There are several treatment options available for macular degeneration, though as yet there is no cure for the disease. Macular degeneration medication and surgery have both been proven to slow progression of the disease; however, some advanced cases are untreatable with the techniques available today. All of the macular degeneration treatment options offer hope of achieving the desired results - sealing the new blood vessels and preventing further vision loss - though each method goes about it in different ways.
Vitamins and Minerals
Dry macular degeneration is still largely untreatable, though changes in diet (including the addition of antioxidant and nutrient supplements) can help slow the progression. It has recently been learned that patients who already show symptoms of macular degeneration and take antioxidant supplements with zinc, as well as vitamins A, C and E, show a dramatic decrease in macular degeneration progression. However, because high doses of supplements can be dangerous, do not begin or increase intake of antioxidants and zinc without first consulting your physician.
Laser Eye Surgery or Photodynamic Therapy
If diagnosed early, wet macular degeneration can be treated with laser eye surgery or photodynamic therapy (PDT). This treatment can stop further formation of blood vessels, but it cannot reverse damage that has already been done. Recovery from these procedures is generally relatively fast, and the pain is minimal.
Thermal Laser Photocoagulation Surgery
Thermal laser photocoagulation surgery is the only proven surgical treatment option available for individuals with wet macular degeneration, and less than 20 percent of individuals with this type of macular degeneration are good candidates. By treating the abnormal blood vessels that have formed on the retina, laser surgery can delay advancement of the disease. Without laser photocoagulation surgery, the blood vessels will continue to grow and leak, further reducing vision. Research and surgical trials for other macular degeneration surgery options, including submacular surgery and macular translocation surgery, are currently underway. Experts are still weighing the overall benefits and risks of these experimental surgeries, and the candidacy for each is very limited as well. Photocoagulation and photodynamic therapy (PDT) seek to close vessels through the use of lasers,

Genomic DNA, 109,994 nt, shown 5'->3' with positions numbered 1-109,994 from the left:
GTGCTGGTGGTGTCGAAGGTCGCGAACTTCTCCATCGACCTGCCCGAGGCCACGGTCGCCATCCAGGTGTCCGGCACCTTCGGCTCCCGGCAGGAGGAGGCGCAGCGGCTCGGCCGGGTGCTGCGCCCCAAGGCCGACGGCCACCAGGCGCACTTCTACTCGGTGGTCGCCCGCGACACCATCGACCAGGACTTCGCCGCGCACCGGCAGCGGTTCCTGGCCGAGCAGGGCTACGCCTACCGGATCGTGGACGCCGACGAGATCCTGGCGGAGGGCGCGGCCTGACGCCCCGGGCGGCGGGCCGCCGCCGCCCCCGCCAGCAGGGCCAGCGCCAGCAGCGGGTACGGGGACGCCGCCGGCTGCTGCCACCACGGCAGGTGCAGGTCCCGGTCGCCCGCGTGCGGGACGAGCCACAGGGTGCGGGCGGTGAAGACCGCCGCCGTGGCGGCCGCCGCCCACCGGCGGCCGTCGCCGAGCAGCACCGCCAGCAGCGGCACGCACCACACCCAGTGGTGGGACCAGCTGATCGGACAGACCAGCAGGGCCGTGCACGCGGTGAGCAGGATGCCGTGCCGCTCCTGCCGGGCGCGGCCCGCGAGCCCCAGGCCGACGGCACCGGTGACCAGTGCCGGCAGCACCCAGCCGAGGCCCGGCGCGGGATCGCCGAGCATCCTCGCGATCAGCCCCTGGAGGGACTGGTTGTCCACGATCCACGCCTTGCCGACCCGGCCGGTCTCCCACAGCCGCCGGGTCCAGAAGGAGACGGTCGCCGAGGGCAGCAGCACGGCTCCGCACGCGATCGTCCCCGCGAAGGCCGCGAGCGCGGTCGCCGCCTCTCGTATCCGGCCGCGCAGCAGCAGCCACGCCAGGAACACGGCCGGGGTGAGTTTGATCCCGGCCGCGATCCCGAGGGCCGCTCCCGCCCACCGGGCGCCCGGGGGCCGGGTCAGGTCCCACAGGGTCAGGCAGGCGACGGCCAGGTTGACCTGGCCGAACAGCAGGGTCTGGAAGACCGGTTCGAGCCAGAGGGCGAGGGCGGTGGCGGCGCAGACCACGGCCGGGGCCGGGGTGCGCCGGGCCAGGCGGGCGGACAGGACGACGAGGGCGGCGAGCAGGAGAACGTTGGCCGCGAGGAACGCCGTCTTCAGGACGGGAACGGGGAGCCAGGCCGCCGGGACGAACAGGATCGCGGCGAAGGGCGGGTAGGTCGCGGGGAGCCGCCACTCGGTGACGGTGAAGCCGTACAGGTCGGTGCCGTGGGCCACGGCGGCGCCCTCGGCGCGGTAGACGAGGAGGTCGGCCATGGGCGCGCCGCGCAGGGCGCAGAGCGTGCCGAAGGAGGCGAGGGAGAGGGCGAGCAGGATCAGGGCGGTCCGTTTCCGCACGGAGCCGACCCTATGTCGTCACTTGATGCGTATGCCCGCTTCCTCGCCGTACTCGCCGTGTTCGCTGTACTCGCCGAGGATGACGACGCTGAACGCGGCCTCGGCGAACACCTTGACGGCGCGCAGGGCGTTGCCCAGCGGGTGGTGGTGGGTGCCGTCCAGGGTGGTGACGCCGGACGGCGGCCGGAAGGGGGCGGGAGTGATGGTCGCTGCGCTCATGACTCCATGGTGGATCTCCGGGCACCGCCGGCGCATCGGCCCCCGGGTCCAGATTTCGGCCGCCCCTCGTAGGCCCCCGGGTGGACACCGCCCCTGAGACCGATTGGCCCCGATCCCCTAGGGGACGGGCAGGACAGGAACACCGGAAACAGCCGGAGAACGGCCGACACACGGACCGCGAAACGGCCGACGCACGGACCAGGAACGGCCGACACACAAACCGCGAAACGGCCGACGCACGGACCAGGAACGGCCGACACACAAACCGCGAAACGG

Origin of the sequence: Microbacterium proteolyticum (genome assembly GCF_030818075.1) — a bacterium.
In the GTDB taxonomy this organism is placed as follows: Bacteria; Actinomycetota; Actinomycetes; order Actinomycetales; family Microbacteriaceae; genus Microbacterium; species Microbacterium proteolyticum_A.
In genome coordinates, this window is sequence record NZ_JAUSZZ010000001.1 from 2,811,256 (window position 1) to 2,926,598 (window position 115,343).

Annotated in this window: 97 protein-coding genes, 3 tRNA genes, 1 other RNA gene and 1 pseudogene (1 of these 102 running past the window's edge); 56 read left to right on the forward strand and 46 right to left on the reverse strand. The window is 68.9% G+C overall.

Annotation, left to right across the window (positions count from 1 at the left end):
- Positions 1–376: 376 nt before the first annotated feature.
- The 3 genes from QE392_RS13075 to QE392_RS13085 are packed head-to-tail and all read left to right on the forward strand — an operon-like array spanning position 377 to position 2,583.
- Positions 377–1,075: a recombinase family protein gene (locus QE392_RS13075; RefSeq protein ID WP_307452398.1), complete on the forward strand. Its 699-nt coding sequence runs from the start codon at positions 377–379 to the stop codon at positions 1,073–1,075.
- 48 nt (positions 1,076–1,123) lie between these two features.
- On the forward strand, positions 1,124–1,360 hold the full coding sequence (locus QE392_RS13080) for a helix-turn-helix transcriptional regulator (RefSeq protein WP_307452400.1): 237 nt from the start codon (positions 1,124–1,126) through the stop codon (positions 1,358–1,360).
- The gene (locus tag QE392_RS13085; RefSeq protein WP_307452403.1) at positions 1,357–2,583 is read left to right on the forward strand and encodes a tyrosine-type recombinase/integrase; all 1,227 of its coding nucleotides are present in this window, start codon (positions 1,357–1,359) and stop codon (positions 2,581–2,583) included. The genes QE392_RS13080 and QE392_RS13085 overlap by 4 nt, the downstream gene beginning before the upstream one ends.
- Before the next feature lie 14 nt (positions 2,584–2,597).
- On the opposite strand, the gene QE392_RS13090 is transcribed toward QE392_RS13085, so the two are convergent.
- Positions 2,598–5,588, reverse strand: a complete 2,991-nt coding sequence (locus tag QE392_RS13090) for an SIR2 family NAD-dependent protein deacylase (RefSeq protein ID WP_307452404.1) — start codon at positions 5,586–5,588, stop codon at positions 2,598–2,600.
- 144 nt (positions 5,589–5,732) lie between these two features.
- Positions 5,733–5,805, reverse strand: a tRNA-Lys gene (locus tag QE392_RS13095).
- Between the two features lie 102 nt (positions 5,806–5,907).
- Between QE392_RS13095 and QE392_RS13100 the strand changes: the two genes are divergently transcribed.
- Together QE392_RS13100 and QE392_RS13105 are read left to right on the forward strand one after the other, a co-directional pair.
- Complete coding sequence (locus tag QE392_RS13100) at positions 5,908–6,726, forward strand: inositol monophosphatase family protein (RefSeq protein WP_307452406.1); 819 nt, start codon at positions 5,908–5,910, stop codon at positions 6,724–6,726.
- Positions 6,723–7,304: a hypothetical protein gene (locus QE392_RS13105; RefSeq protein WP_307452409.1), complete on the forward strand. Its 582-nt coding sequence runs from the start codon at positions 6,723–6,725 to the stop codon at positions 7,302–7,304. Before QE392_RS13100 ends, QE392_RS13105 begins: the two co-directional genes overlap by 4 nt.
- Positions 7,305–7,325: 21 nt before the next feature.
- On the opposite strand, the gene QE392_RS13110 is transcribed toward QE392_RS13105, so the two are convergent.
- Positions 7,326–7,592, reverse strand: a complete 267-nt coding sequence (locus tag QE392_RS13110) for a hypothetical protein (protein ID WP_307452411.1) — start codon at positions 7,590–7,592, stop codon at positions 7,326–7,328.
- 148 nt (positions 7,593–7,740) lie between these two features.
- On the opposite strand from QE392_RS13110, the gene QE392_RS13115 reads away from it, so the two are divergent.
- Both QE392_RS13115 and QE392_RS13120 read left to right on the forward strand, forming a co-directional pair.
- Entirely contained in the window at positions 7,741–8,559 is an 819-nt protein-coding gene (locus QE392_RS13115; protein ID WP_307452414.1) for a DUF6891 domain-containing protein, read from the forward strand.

Though rare, possible macular degeneration surgery complications can include acceleration of several degenerative eye conditions, such as glaucoma (elevated pressure in the eye) and cataracts (clouding of the lens). In very rare instances, retinal detachment and severe loss of vision can occur as a result of surgery. As with any other surgical procedure, macular degeneration surgery complications can include bleeding and infection as well.
A class of drugs called anti-vascular endothelial growth factor (anti-VEGF) medications is often prescribed to slow or inhibit the formation of abnormal blood vessels in individuals with wet macular degeneration. These medications seek to inhibit the growth of new blood vessels in those suffering from the disease. Though currently there is no drug that can relieve the symptoms - and surgical procedures have not yet reached the point where they can reverse the disease - those suffering from macular degeneration may have hope that medication combined with surgery or laser treatment will provide substantial results in the future.